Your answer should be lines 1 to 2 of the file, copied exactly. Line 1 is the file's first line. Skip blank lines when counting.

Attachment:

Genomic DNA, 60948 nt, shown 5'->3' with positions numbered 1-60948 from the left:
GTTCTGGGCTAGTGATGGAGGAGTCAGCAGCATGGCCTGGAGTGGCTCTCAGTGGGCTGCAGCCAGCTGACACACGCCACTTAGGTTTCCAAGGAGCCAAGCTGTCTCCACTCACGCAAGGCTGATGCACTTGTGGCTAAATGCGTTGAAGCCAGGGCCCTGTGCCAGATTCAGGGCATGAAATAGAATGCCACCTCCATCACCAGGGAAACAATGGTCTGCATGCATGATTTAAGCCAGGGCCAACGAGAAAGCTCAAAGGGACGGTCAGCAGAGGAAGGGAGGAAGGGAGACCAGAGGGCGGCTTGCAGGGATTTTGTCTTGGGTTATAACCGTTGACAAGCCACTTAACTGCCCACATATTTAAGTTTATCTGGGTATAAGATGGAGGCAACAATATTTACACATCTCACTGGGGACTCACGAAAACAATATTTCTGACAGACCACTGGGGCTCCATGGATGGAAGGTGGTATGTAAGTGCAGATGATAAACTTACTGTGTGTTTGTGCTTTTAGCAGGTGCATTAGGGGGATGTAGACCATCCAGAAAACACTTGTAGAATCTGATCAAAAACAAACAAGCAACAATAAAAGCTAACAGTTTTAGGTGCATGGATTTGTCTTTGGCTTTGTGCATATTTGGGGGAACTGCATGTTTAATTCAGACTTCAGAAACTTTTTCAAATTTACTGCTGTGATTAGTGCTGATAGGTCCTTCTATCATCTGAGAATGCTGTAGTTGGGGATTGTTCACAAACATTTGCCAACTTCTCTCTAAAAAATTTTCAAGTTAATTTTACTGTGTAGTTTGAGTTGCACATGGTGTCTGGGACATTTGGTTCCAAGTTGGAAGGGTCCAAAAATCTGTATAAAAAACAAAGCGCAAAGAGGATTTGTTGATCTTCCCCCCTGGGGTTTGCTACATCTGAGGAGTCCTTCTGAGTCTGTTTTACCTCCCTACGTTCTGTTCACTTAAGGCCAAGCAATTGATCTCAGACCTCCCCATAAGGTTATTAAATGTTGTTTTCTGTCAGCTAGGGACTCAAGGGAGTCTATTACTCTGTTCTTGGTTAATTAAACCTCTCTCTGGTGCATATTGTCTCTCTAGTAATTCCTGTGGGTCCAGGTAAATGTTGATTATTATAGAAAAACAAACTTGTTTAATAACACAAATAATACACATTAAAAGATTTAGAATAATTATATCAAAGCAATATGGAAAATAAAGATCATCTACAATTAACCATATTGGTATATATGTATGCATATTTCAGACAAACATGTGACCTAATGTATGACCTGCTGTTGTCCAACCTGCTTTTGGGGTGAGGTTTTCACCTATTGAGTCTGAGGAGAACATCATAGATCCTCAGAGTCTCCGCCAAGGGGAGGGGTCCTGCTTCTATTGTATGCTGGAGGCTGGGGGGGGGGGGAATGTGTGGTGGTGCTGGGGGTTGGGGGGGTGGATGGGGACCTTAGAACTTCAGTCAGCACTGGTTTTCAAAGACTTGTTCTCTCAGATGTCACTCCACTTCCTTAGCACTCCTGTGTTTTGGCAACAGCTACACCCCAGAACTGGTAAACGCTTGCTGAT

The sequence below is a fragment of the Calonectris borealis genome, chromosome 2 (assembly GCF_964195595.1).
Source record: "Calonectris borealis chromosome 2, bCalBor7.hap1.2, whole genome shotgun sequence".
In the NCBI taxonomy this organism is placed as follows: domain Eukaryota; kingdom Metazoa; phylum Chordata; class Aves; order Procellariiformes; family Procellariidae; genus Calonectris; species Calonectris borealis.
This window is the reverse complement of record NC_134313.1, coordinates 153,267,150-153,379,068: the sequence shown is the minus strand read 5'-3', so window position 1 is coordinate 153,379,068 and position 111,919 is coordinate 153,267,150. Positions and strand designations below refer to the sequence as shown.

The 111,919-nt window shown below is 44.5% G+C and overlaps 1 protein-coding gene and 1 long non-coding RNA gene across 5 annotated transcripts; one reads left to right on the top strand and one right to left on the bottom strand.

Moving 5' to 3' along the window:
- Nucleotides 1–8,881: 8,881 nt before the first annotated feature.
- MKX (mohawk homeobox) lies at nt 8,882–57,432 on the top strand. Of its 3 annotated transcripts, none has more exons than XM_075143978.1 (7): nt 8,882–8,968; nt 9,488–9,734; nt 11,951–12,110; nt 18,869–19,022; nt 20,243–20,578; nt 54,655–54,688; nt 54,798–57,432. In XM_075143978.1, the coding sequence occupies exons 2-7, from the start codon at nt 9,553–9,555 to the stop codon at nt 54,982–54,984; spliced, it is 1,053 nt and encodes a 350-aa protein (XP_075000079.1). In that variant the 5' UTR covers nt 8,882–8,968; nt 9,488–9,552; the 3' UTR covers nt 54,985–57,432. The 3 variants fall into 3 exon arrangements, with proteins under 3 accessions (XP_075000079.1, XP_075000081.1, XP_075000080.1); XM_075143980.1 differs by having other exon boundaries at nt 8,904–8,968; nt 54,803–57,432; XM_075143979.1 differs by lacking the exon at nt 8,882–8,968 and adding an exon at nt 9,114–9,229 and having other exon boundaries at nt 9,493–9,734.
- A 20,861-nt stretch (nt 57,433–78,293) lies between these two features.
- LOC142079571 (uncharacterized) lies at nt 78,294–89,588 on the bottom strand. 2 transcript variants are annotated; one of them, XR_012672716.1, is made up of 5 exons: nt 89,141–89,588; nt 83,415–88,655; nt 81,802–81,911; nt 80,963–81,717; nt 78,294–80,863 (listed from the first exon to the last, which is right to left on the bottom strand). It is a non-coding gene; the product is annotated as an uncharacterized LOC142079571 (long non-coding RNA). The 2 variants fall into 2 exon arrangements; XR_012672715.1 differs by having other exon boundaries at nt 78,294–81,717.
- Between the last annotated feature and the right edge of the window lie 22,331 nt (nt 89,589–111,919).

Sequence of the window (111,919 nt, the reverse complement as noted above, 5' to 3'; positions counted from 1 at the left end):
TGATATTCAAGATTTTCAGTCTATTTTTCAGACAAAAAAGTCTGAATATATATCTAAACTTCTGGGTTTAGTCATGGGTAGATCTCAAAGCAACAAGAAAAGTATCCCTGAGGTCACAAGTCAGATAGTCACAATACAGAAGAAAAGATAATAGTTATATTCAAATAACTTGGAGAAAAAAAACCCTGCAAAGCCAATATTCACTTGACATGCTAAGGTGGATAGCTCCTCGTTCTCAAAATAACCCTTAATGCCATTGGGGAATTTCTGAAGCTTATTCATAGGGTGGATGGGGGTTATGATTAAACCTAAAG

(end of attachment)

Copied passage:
Genomic DNA, 60948 nt, shown 5'->3' with positions numbered 1-60948 from the left:
GTTCTGGGCTAGTGATGGAGGAGTCAGCAGCATGGCCTGGAGTGGCTCTCAGTGGGCTGCAGCCAGCTGACACACGCCACTTAGGTTTCCAAGGAGCCAAGCTGTCTCCACTCACGCAAGGCTGATGCACTTGTGGCTAAATGCGTTGAAGCCAGGGCCCTGTGCCAGATTCAGGGCATGAAATAGAATGCCACCTCCATCACCAGGGAAACAATGGTCTGCATGCATGATTTAAGCCAGGGCCAACGAGAAAGCTCAAAGGGACGGTCAGCAGAGGAAGGGAGGAAGGGAGACCAGAGGGCGGCTTGCAGGGATTTTGTCTTGGGTTATAACCGTTGACAAGCCACTTAACTGCCCACATATTTAAGTTTATCTGGGTATAAGATGGAGGCAACAATATTTACACATCTCACTGGGGACTCACGAAAACAATATTTCTGACAGACCACTGGGGCTCCATGGATGGAAGGTGGTATGTAAGTGCAGATGATAAACTTACTGTGTGTTTGTGCTTTTAGCAGGTGCATTAGGGGGATGTAGACCATCCAGAAAACACTTGTAGAATCTGATCAAAAACAAACAAGCAACAATAAAAGCTAACAGTTTTAGGTGCATGGATTTGTCTTTGGCTTTGTGCATATTTGGGGGAACTGCATGTTTAATTCAGACTTCAGAAACTTTTTCAAATTTACTGCTGTGATTAGTGCTGATAGGTCCTTCTATCATCTGAGAATGCTGTAGTTGGGGATTGTTCACAAACATTTGCCAACTTCTCTCTAAAAAATTTTCAAGTTAATTTTACTGTGTAGTTTGAGTTGCACATGGTGTCTGGGACATTTGGTTCCAAGTTGGAAGGGTCCAAAAATCTGTATAAAAAACAAAGCGCAAAGAGGATTTGTTGATCTTCCCCCCTGGGGTTTGCTACATCTGAGGAGTCCTTCTGAGTCTGTTTTACCTCCCTACGTTCTGTTCACTTAAGGCCAAGCAATTGATCTCAGACCTCCCCATAAGGTTATTAAATGTTGTTTTCTGTCAGCTAGGGACTCAAGGGAGTCTATTACTCTGTTCTTGGTTAATTAAACCTCTCTCTGGTGCATATTGTCTCTCTAGTAATTCCTGTGGGTCCAGGTAAATGTTGATTATTATAGAAAAACAAACTTGTTTAATAACACAAATAATACACATTAAAAGATTTAGAATAATTATATCAAAGCAATATGGAAAATAAAGATCATCTACAATTAACCATATTGGTATATATGTATGCATATTTCAGACAAACATGTGACCTAATGTATGACCTGCTGTTGTCCAACCTGCTTTTGGGGTGAGGTTTTCACCTATTGAGTCTGAGGAGAACATCATAGATCCTCAGAGTCTCCGCCAAGGGGAGGGGTCCTGCTTCTATTGTATGCTGGAGGCTGGGGGGGGGGGGAATGTGTGGTGGTGCTGGGGGTTGGGGGGGTGGATGGGGACCTTAGAACTTCAGTCAGCACTGGTTTTCAAAGACTTGTTCTCTCAGATGTCACTCCACTTCCTTAGCACTCCTGTGTTTTGGCAACAGCTACACCCCAGAACTGGTAAACGCTTGCTGAT